Units, dimmensions and variables description are all provided in the NetCDF file. Momentum tendencies (Figure 2) are provided in [m s-1] and should be multiplied by the Coriolis parameter to obtain appropriate forces in [m s-2]. For convenience, we have ommitted information about humidity since the assumption of dry-atmosphere is typically adopted by wind energy flow models.

Figure 2: Time-height contour plots of the longitudinal wind component U and momentum budget terms:
Utend = Uadv + Ucor + Upg + Upbl. [1][2]

A python script is provided to show how to read the NetCDF input file and extract these variables.

Validation data

The following quantities of interest (QoI) will be evaluated as described in [1][2], using a reference rotor size of 160 m diameter at a hub-height of 120 m (~ 7 MW turbine):

  • Rotor equivalent wind speed (REWS)
  • Hub-height wind direction (WDhub)
  • Turbulence intensity at hub-height (TIhub)
  • Wind shear (power-law exponent α) and wind veer (slope of linear fit to wind direction differences ψ) accross the rotor plane
  • Surface-layer quantitites: T2, ust, wt and z/L

The evaluation consists on time-series plots of these QoIs along the diurnal cycle and mean-absolute error (MAE) integrated over the whole cycle. 

Model runs

The benchmark is mainly developed for microscale models that make use of the input data described above. However, mesoscale or multi-scale (online meso-micro) simulations are also welcome. The following suggestions are provided to guide the model runs:

  • We shall use the 2-m temperature (T2) as our most practical reference to deduce the potential temperature surface boundary conditions using Monin Obukhov similarity theory, since this variable is routinely measured in measurement campaigns and is part of the standard output of meteorological models.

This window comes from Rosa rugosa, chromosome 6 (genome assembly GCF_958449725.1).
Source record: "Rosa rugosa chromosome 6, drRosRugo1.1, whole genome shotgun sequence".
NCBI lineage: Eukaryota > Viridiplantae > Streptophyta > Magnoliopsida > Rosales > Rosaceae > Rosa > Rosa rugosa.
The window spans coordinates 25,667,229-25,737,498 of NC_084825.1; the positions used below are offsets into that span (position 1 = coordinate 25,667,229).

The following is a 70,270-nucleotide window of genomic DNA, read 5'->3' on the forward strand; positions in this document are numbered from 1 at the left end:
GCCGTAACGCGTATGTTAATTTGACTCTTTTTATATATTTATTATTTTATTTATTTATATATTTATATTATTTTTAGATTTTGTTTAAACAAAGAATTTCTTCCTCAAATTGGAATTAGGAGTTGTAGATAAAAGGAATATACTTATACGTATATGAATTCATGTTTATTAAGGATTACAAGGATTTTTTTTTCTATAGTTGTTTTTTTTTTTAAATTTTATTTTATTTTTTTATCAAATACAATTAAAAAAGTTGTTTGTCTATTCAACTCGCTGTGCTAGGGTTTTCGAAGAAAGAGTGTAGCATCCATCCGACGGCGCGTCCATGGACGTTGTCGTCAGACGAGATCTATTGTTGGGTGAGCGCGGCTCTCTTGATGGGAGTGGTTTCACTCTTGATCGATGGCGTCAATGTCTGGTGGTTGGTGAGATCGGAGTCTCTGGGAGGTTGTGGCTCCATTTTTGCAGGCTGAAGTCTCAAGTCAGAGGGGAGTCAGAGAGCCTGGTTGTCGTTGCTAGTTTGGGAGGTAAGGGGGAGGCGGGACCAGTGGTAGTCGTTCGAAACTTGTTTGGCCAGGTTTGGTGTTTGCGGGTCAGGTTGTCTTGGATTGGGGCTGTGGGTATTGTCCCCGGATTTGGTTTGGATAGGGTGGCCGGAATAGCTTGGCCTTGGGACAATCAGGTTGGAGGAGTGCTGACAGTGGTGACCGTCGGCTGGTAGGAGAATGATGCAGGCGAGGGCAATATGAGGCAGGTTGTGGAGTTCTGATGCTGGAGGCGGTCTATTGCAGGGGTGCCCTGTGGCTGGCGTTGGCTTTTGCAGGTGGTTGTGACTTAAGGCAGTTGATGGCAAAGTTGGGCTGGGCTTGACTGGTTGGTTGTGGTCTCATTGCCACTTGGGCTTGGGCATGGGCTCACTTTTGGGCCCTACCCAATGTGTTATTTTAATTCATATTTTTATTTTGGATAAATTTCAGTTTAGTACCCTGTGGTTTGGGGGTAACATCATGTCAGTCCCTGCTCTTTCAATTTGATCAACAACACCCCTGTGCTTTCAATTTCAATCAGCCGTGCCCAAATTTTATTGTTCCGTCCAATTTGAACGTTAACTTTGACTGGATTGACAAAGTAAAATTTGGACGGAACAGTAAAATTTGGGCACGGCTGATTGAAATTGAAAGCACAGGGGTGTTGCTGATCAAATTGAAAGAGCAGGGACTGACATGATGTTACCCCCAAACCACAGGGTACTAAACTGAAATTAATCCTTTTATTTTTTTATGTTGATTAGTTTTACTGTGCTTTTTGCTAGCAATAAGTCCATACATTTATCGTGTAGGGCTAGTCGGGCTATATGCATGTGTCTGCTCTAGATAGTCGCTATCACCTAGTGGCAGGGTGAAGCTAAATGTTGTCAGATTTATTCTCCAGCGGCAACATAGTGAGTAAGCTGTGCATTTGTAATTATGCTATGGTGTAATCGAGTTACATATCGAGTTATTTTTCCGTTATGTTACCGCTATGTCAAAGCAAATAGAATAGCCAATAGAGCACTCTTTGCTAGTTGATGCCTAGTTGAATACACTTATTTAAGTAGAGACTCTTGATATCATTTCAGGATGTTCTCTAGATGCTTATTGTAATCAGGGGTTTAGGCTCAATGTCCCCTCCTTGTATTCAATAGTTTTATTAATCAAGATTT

• Simulations may be based entirely on the mesoscale input data or incorporate measurements from the Cabauw mast. Priority should be given to measurements that can be found in "typical wind energy campaigns" (80 masts with velocity and temperature measurements, lidar profilers measuring up to 400 m).
  • Sensitivity analysis of mesoscale models can be used to quantify the input uncertainty derived from the spread of the ensemble of simulations. 
  • Online multi-scale simulations models can be used as a reference for microscale models that are coupled to mesoscale asyncronously through the input data. To allow this comparison multi-scale simulations should be also run with ERA-Interim input data.  

If resources allow, please use a spin-up time of 24 hours as in the input data.

Output data

Data should be provided in a single NetCDF file as described in the python template. The following output variables are requested:

  • Time-height 2D arrays of: velocity components, potential temperature and turbulent kinetic energy
  • Time 1D array of surface-layer quantities: friction velocity (ust, at 3 m), kinematic heat flux (wt, at 3 m) and 2-m temperature (T2)
  • Time in hours since 2006-07-01 12:00 UTC
  • Heights in meters (please provide model levels at least up to 4000 m)


  1. Sanz Rodrigo J, Churchfield M, Kosovic B (2016) A wind energy benchmark for ABL modelling of a diurnal cycle with a nocturnal low-level jet: GABLS3 revisited. J. Phys.: Conf. Ser. 753, 032024, doi: 10.1088/1742-6596/753/3/032024
  2. Sanz Rodrigo J., Churchfield M., Kosovic B. (2016) Atmospheric boundary layer modeling based on mesoscale tendencies and data assimilation at microscale. Wind Energy Science Discussions, doi:10.5194/wes-2016-26
  3. Kleczek MA, Steeveneveld GL and Holtslag AAM (2014) Evaluation of the Weather Research and Forecasting Mesoscale Model for GABLS3: Impact on Boundary-Layer Schemes, Boundary Conditions and Spin-Up. Boundary-Layer Meteorol 152 213-243, doi: 10.1007/s10546-014-9925-3


  • NEWA results will be first evaluated during the WP3 workshop in Barcelona, 21-23 September 2016.
  • Results from external participants will be collected through February 2017 and included in a paper for the Wake Conference 2017 (abstract due on the 2nd of December 2016)
  • A summary report will be included in the NEWA M24 deliverables (Feb 2017).
  • The benchmark results will be presented to the Wake Conference and 2nd annual meeting of Task 31 Wakebench Phase 2, Visby, May 30 - June 2 2017.
  • A follow-up analysis of turbulence quantities with LES models will be formulated as another benchmark


This benchmark has been produced within a Marie Curie International Outgoing Fellowship, MesoWake project, with funding from the European Union’s Seventh Framework Programme for research, technological development and demonstration under grant agreement no 624562.